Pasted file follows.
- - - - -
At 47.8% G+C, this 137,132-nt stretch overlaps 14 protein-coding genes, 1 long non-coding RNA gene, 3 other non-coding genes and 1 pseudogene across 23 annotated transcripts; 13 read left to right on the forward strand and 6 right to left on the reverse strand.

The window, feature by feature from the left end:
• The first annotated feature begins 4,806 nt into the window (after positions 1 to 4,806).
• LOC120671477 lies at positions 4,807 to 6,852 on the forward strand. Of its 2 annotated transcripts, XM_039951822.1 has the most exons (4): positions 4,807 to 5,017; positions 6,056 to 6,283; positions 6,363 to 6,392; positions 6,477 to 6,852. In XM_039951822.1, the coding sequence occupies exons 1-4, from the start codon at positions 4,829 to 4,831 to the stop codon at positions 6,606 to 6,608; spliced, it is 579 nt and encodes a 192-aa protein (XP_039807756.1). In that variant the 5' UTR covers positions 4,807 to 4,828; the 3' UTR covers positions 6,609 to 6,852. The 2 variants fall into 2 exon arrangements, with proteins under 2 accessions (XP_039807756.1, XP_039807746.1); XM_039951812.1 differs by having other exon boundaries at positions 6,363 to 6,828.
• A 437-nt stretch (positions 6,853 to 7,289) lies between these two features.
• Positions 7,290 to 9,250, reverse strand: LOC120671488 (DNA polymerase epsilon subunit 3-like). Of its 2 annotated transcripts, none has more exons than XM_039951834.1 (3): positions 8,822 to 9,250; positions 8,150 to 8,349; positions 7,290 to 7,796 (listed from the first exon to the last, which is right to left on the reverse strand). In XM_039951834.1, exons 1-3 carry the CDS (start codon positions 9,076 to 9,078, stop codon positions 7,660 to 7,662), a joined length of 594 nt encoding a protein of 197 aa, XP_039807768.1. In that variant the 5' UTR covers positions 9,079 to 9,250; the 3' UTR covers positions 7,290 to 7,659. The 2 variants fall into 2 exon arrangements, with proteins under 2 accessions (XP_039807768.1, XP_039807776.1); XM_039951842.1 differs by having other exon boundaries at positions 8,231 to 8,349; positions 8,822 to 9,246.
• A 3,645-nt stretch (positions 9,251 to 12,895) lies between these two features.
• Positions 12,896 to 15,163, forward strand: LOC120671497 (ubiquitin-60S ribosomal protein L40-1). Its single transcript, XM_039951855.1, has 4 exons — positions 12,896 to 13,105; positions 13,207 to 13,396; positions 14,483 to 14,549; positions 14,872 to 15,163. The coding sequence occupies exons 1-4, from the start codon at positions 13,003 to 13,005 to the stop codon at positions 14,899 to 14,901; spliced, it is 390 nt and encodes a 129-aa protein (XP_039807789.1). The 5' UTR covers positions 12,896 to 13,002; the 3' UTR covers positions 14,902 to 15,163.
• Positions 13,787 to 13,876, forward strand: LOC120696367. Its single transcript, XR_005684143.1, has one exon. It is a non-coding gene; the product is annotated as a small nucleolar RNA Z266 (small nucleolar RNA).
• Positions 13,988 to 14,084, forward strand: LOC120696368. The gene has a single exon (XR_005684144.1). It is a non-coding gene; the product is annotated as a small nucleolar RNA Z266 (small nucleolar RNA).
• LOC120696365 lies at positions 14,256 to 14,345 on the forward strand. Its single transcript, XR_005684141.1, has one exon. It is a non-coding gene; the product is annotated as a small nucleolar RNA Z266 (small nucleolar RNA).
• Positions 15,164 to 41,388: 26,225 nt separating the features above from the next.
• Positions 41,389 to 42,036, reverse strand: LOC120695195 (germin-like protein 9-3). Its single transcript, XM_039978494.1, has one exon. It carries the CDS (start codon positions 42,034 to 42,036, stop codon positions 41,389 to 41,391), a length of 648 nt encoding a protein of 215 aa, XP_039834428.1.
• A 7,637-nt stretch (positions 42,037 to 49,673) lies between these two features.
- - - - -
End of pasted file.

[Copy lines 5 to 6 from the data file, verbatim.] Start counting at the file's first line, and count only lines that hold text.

• A 437-nt stretch (positions 6,853 to 7,289) lies between these two features.
• Positions 7,290 to 9,250, reverse strand: LOC120671488 (DNA polymerase epsilon subunit 3-like). Of its 2 annotated transcripts, none has more exons than XM_039951834.1 (3): positions 8,822 to 9,250; positions 8,150 to 8,349; positions 7,290 to 7,796 (listed from the first exon to the last, which is right to left on the reverse strand). In XM_039951834.1, exons 1-3 carry the CDS (start codon positions 9,076 to 9,078, stop codon positions 7,660 to 7,662), a joined length of 594 nt encoding a protein of 197 aa, XP_039807768.1. In that variant the 5' UTR covers positions 9,079 to 9,250; the 3' UTR covers positions 7,290 to 7,659. The 2 variants fall into 2 exon arrangements, with proteins under 2 accessions (XP_039807768.1, XP_039807776.1); XM_039951842.1 differs by having other exon boundaries at positions 8,231 to 8,349; positions 8,822 to 9,246.